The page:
Creatine Kinase and the Correlates of Blood Pressure in a Random Population Sample
To the Editor:
We hypothesized that creatine kinase (CK), the central regulatory enzyme of energy metabolism, amplifies blood pressure responses, and subsequently showed that CK activity is independently associated with blood pressure.1 CK catalyzes the reversible transfer of the high-energy phosphate moiety (P) between creatine and ADP:
CK is tightly bound near Na+/K+- and Ca2+-ATPase, as well as near myosin light chain kinase and myosine ATPase, where it rapidly generates ATP in situ for sodium retention and cardiovascular contractile activity.1–3 Hence, high activity of the enzyme is thought to augment pressure responses rather directly.1,3
High tissue CK activity has been reported in the obese, in blacks, and in men.1,3,4 We therefore assessed to which extent CK explained the effect of body mass index (BMI), ethnicity, and sex on systolic (SBP) and diastolic blood pressure (DBP),5 using partial correlation, which is commonly used in “causal” modeling of small models, with 3 to 5 variables.
We analyzed a stratified random sample of the population of Amsterdam, The Netherlands, consisting of 1444 citizens (503 self-defined White Europeans, 292 South Asians, 580 blacks, and 69 of other ethnicity), aged 34 to 60 years.1 The institutional review committee approved the study, and the participants gave written informed consent. Clinical examination included blood pressure measured in the sitting position with an Omron M4 oscillometric device (Omron Healthcare Europe B.V.), using an appropriately adjusted cuff size around the nondominant arm supported at heart level. Serum CK activity was estimated after 3 days of rest, with an automated analyzer (Roche/Hitachi Systems, Roche Diagnostics). In the absence of muscle damage, serum CK at rest may be used as a measure of proportionally released tissue CK as previously described.1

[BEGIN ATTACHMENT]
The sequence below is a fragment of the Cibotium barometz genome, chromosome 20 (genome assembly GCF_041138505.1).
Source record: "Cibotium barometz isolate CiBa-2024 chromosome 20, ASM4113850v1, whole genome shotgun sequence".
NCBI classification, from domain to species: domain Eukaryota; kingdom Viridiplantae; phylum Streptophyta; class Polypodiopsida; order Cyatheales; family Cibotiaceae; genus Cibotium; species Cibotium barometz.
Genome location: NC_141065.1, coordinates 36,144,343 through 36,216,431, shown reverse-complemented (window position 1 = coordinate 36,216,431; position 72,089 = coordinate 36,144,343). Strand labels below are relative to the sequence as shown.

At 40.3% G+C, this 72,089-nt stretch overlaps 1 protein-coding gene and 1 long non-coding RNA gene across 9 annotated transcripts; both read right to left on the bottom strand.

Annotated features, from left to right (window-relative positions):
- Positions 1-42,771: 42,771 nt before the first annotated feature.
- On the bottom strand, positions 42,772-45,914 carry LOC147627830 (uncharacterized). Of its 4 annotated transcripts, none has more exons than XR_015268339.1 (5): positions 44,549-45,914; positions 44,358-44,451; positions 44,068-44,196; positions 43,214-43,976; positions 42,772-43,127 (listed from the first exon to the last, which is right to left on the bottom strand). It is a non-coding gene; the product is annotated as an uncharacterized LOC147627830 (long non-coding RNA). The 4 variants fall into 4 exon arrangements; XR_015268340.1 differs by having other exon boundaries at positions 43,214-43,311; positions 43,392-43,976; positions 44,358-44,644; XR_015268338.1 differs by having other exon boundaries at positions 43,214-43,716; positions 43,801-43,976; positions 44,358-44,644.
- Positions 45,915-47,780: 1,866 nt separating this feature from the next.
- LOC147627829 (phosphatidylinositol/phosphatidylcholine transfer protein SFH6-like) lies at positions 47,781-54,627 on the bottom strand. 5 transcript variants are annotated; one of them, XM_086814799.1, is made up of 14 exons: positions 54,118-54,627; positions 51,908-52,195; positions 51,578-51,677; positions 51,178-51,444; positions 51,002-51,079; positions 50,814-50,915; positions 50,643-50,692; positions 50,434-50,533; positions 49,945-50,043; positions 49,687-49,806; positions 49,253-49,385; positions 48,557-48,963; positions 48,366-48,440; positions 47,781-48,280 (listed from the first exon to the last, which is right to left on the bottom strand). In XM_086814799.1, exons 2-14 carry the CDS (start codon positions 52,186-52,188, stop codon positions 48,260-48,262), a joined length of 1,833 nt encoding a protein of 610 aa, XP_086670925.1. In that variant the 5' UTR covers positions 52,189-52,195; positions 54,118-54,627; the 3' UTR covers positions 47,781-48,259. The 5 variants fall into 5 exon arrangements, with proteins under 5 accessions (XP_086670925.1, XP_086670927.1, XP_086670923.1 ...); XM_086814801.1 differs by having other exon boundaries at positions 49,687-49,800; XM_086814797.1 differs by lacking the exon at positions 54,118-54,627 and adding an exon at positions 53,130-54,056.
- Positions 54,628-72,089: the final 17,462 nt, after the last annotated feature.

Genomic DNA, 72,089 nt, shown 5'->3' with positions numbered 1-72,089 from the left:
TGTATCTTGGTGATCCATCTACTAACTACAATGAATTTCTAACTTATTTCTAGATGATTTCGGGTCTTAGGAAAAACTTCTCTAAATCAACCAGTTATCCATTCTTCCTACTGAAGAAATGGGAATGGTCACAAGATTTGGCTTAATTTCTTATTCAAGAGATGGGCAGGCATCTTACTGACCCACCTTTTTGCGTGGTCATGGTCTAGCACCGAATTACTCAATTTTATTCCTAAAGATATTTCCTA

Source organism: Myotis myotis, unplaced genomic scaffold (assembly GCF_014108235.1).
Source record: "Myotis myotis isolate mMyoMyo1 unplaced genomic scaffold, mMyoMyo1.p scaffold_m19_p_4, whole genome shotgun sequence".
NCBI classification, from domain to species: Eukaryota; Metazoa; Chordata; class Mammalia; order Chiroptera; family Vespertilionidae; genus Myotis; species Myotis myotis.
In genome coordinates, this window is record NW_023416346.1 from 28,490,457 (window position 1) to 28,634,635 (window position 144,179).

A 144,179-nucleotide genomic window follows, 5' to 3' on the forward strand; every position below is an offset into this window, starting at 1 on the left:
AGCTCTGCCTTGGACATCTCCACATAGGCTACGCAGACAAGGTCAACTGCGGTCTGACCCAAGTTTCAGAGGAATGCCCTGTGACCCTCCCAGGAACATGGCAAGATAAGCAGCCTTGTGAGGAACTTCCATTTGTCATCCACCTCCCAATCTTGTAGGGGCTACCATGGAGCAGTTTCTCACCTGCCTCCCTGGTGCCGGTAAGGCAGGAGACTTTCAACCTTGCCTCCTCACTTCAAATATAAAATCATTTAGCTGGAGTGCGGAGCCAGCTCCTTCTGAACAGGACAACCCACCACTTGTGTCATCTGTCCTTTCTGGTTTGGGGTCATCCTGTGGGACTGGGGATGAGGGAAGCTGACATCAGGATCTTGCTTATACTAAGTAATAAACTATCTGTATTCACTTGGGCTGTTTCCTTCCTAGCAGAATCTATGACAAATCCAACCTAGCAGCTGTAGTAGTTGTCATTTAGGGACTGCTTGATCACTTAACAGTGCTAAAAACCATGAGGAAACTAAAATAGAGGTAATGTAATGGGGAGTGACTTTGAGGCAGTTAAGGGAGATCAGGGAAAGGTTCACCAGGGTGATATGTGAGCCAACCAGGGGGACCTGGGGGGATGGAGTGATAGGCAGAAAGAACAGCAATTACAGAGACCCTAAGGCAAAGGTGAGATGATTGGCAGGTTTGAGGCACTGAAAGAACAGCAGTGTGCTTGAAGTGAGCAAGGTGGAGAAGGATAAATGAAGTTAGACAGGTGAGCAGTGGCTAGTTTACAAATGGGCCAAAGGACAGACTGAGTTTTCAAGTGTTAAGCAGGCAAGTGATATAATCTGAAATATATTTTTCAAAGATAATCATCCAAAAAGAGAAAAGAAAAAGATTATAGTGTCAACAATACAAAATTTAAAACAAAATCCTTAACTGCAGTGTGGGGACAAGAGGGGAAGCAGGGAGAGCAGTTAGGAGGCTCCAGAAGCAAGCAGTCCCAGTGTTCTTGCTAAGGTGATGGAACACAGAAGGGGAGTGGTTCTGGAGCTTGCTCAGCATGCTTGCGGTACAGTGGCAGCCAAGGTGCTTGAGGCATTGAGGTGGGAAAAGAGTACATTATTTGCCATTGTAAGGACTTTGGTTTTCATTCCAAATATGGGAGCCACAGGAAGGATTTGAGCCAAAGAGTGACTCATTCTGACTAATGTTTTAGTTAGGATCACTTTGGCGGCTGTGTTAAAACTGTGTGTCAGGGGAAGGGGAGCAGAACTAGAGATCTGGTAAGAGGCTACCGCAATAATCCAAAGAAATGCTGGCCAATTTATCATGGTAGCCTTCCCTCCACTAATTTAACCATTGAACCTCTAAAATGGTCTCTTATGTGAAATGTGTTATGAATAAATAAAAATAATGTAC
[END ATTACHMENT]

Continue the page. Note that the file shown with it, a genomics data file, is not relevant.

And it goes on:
We calculated we needed 765 subjects to assess the association between CK activity and blood pressure with a 2-tailed α=0.05 and 1–β=0.80.1 We performed a logarithmic transformation to base 10 for the CK data to achieve a more symmetric distribution and computed the squared zero-order Spearman rank-order correlation coefficient for SBP and DBP versus log CK, age, BMI, black ethnicity, and sex. The difference with the squared first-order partial correlation while controlling for log CK was the primary outcome. In addition, we calculated the contribution of CK when controlling for all other variables. Finally, we assessed the contribution of CK as semipartial correlations in multivariable linear regression analysis. Statistical analyses were performed with SPSS statistical software for Windows, version 14.0 (SPSS Inc). We considered a 1-tailed probability value of <0.05 to be statistically significant.